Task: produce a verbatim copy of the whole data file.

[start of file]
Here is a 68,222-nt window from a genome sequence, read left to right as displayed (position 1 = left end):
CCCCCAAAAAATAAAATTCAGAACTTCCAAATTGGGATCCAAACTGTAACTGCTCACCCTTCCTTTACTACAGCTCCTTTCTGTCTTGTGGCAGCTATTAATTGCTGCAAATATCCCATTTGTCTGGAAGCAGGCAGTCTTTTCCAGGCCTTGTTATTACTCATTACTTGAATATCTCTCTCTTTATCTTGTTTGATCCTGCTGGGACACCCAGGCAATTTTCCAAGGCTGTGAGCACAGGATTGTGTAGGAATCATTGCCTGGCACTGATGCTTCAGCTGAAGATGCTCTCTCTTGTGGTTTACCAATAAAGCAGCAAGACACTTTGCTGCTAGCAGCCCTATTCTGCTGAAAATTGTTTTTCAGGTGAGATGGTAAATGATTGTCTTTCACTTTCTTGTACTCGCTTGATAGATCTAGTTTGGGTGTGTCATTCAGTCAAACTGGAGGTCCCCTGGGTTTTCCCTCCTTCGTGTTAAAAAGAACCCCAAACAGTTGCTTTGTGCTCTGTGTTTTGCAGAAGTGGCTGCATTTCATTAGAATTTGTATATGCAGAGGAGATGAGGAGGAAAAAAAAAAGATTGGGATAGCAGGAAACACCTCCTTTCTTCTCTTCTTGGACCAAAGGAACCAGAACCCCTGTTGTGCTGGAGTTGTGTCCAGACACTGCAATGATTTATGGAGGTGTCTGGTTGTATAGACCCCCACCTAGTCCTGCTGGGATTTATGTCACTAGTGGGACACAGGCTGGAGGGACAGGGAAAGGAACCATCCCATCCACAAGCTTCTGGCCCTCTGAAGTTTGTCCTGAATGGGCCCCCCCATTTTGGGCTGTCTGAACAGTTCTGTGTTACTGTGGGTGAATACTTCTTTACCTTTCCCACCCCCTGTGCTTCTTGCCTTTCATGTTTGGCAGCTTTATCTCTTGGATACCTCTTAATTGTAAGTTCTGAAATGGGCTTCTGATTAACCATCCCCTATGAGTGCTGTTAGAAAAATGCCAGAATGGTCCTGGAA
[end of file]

Here is a 68,222-nt window from a genome sequence, read left to right as displayed (position 1 = left end):
CCCCCAAAAAATAAAATTCAGAACTTCCAAATTGGGATCCAAACTGTAACTGCTCACCCTTCCTTTACTACAGCTCCTTTCTGTCTTGTGGCAGCTATTAATTGCTGCAAATATCCCATTTGTCTGGAAGCAGGCAGTCTTTTCCAGGCCTTGTTATTACTCATTACTTGAATATCTCTCTCTTTATCTTGTTTGATCCTGCTGGGACACCCAGGCAATTTTCCAAGGCTGTGAGCACAGGATTGTGTAGGAATCATTGCCTGGCACTGATGCTTCAGCTGAAGATGCTCTCTCTTGTGGTTTACCAATAAAGCAGCAAGACACTTTGCTGCTAGCAGCCCTATTCTGCTGAAAATTGTTTTTCAGGTGAGATGGTAAATGATTGTCTTTCACTTTCTTGTACTCGCTTGATAGATCTAGTTTGGGTGTGTCATTCAGTCAAACTGGAGGTCCCCTGGGTTTTCCCTCCTTCGTGTTAAAAAGAACCCCAAACAGTTGCTTTGTGCTCTGTGTTTTGCAGAAGTGGCTGCATTTCATTAGAATTTGTATATGCAGAGGAGATGAGGAGGAAAAAAAAAAGATTGGGATAGCAGGAAACACCTCCTTTCTTCTCTTCTTGGACCAAAGGAACCAGAACCCCTGTTGTGCTGGAGTTGTGTCCAGACACTGCAATGATTTATGGAGGTGTCTGGTTGTATAGACCCCCACCTAGTCCTGCTGGGATTTATGTCACTAGTGGGACACAGGCTGGAGGGACAGGGAAAGGAACCATCCCATCCACAAGCTTCTGGCCCTCTGAAGTTTGTCCTGAATGGGCCCCCCCATTTTGGGCTGTCTGAACAGTTCTGTGTTACTGTGGGTGAATACTTCTTTACCTTTCCCACCCCCTGTGCTTCTTGCCTTTCATGTTTGGCAGCTTTATCTCTTGGATACCTCTTAATTGTAAGTTCTGAAATGGGCTTCTGATTAACCATCCCCTATGAGTGCTGTTAGAAAAATGCCAGAATGGTCCTGGAA